But no team can afford to overlook potential talent lodes, and the Angels are preparing a purposeful venture into Latin America.

“It’s a question of scouting them and developing them, and I think we just haven’t been as involved in Latin countries because we’ve placed an emphasis on domestic scouting and drafting,” Bavasi said.

“Slowly, and piece by piece, we’ll get involved more strongly in Latin countries. Our emphasis will always be strongly domestic, but as far as development (goes), we’ll be there. The key is to find (players), to have facilities and a network of bird-dogs. We’ll chisel away.”

Jose Gomez heads the Angels’ Dominican scouting from Santo Domingo and employs four or five full-time scouts in addition to part-time scouts, Bavasi said. Pompeyo Davalillo is a scouting supervisor in Caracas, Venezuela; Eusebio Perez is a supervisor in Mexico City; and Vic Power has the same title in Guaynabo, Puerto Rico.

“The biggest impact now seems to be coming from the Dominican,” Bavasi said. “The kids are everywhere. It’s not an area that’s fished out. It is an area that has the reputation in the past of being inexpensive to farm, and it’s not. You can’t go in there in a haphazard way. . . . You can’t just dump dollars because of the economy today. You’ve got to be careful. If you go into a place, you need to go in well. If you don’t, whatever money you spend you’ve wasted.

“The key is finding the raw talent, beating the bushes. The Dominican is like Dodge City--it’s wide open.”

The Dodgers and the Blue Jays rode into Dodge City with their guns blazing. Both teams established baseball academies in the Dominican, complexes where players live and learn and are nurtured along the professional route. The Angels had a scaled-down version of those academies for four years at a stadium in San Cristobal, an operation they ended after the winter of 1989-90 but may resume in the future.

The Angels also pulled out of the Dominican summer league, another move they may reverse. Many major league teams share operation of a summer league club, with only a few operating a club on their own.

“It’s no use denying, they’ve done a beautiful job,” Bavasi said of the Blue Jays’ and Dodgers’ academies. “Our people that we put in there to work did a good job, but it was more an instructional camp. We didn’t have facilities like the Dodgers and Blue Jays have.

“We’ve taken one step back so we can take two forward. We’ve taken our club out of the league, but we’re going to place players with clubs. We used to sign players just to fill out our club, and we weren’t being selective.

“We’re taking a step back so we can dig our heels in and go ahead harder. We want to do it because we now have some people in our organization who can lend us some credence in that area. We have Luis (Polonia) and Jose (Gomez), and Doug (Rader) is very comfortable down there.”

While teams are free to sign Dominican players, different rules apply in Puerto Rico and Mexico. Puerto Rican players’ rights are distributed through the draft, and those rights have been driven up in bidding wars. Puerto Rico also is well-scouted, making prospects difficult to find.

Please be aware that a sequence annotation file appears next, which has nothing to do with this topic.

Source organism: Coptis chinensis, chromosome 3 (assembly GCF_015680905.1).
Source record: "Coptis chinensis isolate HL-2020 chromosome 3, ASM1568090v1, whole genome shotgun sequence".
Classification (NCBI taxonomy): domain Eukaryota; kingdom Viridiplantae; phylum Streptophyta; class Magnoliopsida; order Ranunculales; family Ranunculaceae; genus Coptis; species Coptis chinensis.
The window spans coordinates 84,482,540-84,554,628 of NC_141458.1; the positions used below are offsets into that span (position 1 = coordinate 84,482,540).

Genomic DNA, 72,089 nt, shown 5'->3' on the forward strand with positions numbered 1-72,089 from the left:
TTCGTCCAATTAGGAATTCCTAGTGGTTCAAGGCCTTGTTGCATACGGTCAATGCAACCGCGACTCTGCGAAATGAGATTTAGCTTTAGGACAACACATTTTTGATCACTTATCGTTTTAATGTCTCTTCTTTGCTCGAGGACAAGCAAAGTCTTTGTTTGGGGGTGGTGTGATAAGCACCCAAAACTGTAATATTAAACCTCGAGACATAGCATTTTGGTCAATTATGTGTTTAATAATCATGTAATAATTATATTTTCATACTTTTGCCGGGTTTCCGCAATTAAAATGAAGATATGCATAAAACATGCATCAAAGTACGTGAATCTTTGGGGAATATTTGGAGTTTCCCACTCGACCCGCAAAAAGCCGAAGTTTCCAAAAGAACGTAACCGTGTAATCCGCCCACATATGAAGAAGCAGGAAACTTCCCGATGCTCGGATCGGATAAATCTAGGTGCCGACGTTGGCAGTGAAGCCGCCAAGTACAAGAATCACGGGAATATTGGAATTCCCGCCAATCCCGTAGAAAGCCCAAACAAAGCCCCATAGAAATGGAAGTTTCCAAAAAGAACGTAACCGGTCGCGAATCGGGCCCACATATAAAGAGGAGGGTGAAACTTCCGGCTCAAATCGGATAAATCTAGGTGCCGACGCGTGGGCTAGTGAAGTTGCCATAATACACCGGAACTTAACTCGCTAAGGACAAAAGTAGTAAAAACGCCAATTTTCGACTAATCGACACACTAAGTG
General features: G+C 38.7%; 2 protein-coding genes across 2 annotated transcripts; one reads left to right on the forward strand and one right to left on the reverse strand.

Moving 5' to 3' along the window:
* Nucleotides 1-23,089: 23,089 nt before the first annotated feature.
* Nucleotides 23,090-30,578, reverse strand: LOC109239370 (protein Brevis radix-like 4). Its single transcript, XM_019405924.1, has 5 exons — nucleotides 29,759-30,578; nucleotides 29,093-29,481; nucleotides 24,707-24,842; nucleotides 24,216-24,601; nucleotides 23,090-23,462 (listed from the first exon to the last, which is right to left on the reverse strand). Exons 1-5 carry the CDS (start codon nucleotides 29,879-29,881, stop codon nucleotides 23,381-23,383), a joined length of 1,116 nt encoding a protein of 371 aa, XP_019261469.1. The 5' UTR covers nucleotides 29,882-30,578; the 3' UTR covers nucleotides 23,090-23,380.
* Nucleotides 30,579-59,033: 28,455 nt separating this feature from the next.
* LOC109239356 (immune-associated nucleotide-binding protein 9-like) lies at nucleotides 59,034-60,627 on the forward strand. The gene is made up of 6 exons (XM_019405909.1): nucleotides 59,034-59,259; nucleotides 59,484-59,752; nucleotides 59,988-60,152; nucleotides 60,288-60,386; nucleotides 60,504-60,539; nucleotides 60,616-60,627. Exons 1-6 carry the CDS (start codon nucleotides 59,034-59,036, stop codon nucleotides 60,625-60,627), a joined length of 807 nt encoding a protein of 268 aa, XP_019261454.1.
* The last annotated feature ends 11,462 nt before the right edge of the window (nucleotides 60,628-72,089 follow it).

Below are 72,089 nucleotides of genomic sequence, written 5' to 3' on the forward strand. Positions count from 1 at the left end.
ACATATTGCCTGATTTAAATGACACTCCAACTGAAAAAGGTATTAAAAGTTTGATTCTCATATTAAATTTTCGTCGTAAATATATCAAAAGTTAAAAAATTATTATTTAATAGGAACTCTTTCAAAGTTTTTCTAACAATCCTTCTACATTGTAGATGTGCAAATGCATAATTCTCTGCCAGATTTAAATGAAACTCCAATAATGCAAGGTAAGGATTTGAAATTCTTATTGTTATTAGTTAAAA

Mexico has a National Association League, which means major league clubs can’t sign Mexican players without going through the players’ league teams. To play on the professional level, players must go to a national academy and then be drafted by league teams.

“A lot of money has been spent in Mexico since Fernando (Valenzuela),” Bavasi said, referring to the Dodgers’ signing of their former star pitcher, “and it really got expensive. But there’s not much to show for it.”

The Angels are also trying roads less traveled. League activity in Australia is being scouted by Rich Schlenker, and Bavasi wonders about the possibilities afforded by Pacific Rim countries and the Soviet Union. Then there’s the potential of a place such as the Netherlands Antilles, a small Caribbean country that is the birthplace of catcher Ken Rivers--whom the Angels acquired from Toronto with Felix and Sojo--and New York Yankee infielder Hensley (Bam-Bam) Meulens.

“Baseball is out there,” Bavasi said. “It’s becoming an Olympic (medal) sport, and the USSR is going to kick itself. . . . The scope of the game has broadened. The idea is to stay a step ahead of people. You can’t fish behind somebody.”

If relations between the United States and Cuba improve, Preston Gomez wants to help the Angels move to the forefront of re-establishing a once-productive pipeline to the major leagues.

“I hope someday they will be opened up because they have so much talent,” said Gomez, whose effort to bring players out in 1969 was thwarted by then-commissioner Bowie Kuhn. “If they open, in 10 years they will have 10 or more players on the big league level.”

Continuing their success on the home front and increasing their chances for success in Latin America are the Angels’ aims.

“What I want to do is keep (the Angels’ domestic strength) and inch into the other thing to keep both effective,” Bavasi said.

Developing players from Latin America and the Caribbean nations will be a slow process.

“Other clubs had a head start on us, and we’ve had basically to start from scratch,” said Rodriguez, who managed Class-A Quad City, Iowa, in 1987-89 and double-A Midland, Tex., last year.

“We’re really bearing down on this. At the start, we didn’t have the proper networks, and there are a lot of other organizations there. You can think a country is saturated, but there’s always a player to be found. You just need the proper network. It’s more than money--you have to have a game plan.

“Most of the (Latin Americans) we have are at the rookie and Class-A level, but I strongly feel a couple could make the climb to the majors. They just need experience. They won’t be in Angel uniforms for a while. You’re talking 17-, 18-year-old kids.”

When they do make it, no one will be more delighted than Polonia.

“When the Angels got me, I wanted to be a good influence and let them know they need Latins and they should get it going in Latin America,” Polonia said. “By me coming here and doing well, maybe that makes them sign more Latin players. I’m sure they will. I’m sure they realize Latin Americans want to play. We love to play more than eat. It’s every Latin kid’s dream, to play baseball in the major leagues.”